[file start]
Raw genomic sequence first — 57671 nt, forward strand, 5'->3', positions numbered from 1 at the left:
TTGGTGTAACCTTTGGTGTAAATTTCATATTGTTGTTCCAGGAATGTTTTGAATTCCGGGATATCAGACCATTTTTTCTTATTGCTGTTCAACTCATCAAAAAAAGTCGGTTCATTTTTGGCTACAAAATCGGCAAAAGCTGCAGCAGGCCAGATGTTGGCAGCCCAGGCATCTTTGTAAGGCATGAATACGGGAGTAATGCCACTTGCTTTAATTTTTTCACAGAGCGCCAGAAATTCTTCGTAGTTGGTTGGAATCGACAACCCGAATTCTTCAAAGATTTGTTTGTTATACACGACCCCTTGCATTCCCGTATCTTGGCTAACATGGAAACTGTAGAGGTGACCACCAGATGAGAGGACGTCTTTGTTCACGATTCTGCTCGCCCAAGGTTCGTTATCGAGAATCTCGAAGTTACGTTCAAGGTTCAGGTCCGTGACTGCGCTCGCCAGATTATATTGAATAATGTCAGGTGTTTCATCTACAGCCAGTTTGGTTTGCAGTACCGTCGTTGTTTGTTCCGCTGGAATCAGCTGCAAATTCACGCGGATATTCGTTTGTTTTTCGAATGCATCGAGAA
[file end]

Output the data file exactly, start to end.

Raw genomic sequence first — 57671 nt, forward strand, 5'->3', positions numbered from 1 at the left:
TTGGTGTAACCTTTGGTGTAAATTTCATATTGTTGTTCCAGGAATGTTTTGAATTCCGGGATATCAGACCATTTTTTCTTATTGCTGTTCAACTCATCAAAAAAAGTCGGTTCATTTTTGGCTACAAAATCGGCAAAAGCTGCAGCAGGCCAGATGTTGGCAGCCCAGGCATCTTTGTAAGGCATGAATACGGGAGTAATGCCACTTGCTTTAATTTTTTCACAGAGCGCCAGAAATTCTTCGTAGTTGGTTGGAATCGACAACCCGAATTCTTCAAAGATTTGTTTGTTATACACGACCCCTTGCATTCCCGTATCTTGGCTAACATGGAAACTGTAGAGGTGACCACCAGATGAGAGGACGTCTTTGTTCACGATTCTGCTCGCCCAAGGTTCGTTATCGAGAATCTCGAAGTTACGTTCAAGGTTCAGGTCCGTGACTGCGCTCGCCAGATTATATTGAATAATGTCAGGTGTTTCATCTACAGCCAGTTTGGTTTGCAGTACCGTCGTTGTTTGTTCCGCTGGAATCAGCTGCAAATTCACGCGGATATTCGTTTGTTTTTCGAATGCATCGAGAA